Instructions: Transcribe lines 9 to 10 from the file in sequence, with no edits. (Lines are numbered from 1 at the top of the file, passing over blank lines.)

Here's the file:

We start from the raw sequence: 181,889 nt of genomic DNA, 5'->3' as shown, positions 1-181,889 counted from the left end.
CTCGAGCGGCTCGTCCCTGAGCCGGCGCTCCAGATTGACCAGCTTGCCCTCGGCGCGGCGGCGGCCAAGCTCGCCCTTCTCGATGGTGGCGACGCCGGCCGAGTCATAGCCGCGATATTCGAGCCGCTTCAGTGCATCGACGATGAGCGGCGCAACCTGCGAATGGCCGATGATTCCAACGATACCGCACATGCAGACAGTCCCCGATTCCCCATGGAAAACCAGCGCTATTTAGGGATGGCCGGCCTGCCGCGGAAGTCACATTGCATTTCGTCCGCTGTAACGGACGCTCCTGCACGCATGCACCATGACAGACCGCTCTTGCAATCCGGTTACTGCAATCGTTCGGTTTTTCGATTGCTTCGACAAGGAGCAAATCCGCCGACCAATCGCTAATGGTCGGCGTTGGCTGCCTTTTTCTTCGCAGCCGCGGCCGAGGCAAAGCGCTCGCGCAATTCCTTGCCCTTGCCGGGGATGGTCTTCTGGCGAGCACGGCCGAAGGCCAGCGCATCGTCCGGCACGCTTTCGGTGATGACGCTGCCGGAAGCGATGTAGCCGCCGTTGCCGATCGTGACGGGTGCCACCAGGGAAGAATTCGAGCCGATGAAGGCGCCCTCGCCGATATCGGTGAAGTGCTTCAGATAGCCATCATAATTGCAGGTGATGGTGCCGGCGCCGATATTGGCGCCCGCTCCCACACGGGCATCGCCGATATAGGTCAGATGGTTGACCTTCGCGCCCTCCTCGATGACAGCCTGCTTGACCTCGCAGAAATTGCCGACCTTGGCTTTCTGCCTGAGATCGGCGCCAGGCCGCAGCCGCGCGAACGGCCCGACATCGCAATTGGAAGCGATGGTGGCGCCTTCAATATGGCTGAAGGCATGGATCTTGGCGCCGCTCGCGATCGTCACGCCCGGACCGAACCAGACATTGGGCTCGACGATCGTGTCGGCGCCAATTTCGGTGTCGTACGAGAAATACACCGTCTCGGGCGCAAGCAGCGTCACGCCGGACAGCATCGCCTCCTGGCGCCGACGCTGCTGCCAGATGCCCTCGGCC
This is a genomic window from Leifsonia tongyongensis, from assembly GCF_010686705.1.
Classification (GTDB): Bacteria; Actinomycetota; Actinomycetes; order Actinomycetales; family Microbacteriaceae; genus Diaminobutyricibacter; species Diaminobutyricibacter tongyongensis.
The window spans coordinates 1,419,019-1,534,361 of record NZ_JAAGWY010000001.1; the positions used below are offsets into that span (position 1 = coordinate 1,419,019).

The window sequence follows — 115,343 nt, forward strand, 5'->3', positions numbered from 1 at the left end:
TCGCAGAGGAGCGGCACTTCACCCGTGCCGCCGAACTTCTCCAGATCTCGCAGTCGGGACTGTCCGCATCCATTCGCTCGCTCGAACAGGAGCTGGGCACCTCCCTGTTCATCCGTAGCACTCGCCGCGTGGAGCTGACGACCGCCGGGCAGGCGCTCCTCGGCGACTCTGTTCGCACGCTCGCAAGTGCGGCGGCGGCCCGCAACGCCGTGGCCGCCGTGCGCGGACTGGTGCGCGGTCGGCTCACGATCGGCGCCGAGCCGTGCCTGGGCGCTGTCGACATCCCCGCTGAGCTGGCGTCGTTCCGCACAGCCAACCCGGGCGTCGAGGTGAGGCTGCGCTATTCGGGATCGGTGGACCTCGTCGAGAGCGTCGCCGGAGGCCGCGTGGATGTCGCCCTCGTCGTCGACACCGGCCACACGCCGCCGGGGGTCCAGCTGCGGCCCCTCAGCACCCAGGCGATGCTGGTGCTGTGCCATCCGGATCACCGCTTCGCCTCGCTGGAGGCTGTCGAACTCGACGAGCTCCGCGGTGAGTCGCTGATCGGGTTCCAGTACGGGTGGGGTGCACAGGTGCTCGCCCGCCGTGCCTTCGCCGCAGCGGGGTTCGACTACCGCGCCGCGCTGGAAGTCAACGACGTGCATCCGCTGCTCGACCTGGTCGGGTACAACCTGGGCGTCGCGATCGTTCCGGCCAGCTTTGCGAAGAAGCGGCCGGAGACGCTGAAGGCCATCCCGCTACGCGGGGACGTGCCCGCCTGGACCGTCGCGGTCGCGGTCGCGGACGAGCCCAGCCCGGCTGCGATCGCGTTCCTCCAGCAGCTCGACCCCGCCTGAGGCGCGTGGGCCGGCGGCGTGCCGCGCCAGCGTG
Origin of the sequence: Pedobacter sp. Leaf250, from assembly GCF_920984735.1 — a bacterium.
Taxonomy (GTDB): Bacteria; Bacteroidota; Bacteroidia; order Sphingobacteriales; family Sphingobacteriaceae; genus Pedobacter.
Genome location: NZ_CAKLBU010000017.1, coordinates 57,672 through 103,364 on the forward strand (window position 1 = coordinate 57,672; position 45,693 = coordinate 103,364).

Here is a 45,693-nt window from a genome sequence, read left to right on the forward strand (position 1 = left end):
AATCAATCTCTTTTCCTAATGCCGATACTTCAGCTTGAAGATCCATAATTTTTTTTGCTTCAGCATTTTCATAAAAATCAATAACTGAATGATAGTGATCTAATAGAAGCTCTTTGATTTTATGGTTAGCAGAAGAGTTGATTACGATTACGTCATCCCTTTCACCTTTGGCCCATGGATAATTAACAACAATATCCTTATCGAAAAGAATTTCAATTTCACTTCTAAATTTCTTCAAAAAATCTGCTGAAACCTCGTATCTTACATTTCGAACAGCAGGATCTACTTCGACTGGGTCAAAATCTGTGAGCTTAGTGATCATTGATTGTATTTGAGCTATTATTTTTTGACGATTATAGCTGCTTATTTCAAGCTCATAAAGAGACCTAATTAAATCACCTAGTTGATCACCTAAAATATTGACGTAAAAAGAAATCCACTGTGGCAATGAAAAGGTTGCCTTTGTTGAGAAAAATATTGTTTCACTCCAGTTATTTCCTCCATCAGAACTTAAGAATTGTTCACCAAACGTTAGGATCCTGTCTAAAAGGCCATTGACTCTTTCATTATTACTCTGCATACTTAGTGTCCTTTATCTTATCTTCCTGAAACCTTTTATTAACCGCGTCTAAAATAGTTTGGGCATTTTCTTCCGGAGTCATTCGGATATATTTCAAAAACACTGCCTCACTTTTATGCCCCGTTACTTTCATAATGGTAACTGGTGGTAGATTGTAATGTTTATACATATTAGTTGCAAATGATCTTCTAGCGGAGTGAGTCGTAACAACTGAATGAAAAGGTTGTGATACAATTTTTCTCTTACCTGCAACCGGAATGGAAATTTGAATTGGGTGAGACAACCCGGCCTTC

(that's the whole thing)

Taxonomy (GTDB): Bacteria; Bacteroidota; Bacteroidia; order Sphingobacteriales; family Sphingobacteriaceae; genus Pedobacter.
Genome location: NZ_CAKLBU010000017.1, coordinates 57,672 through 103,364 on the forward strand (window position 1 = coordinate 57,672; position 45,693 = coordinate 103,364).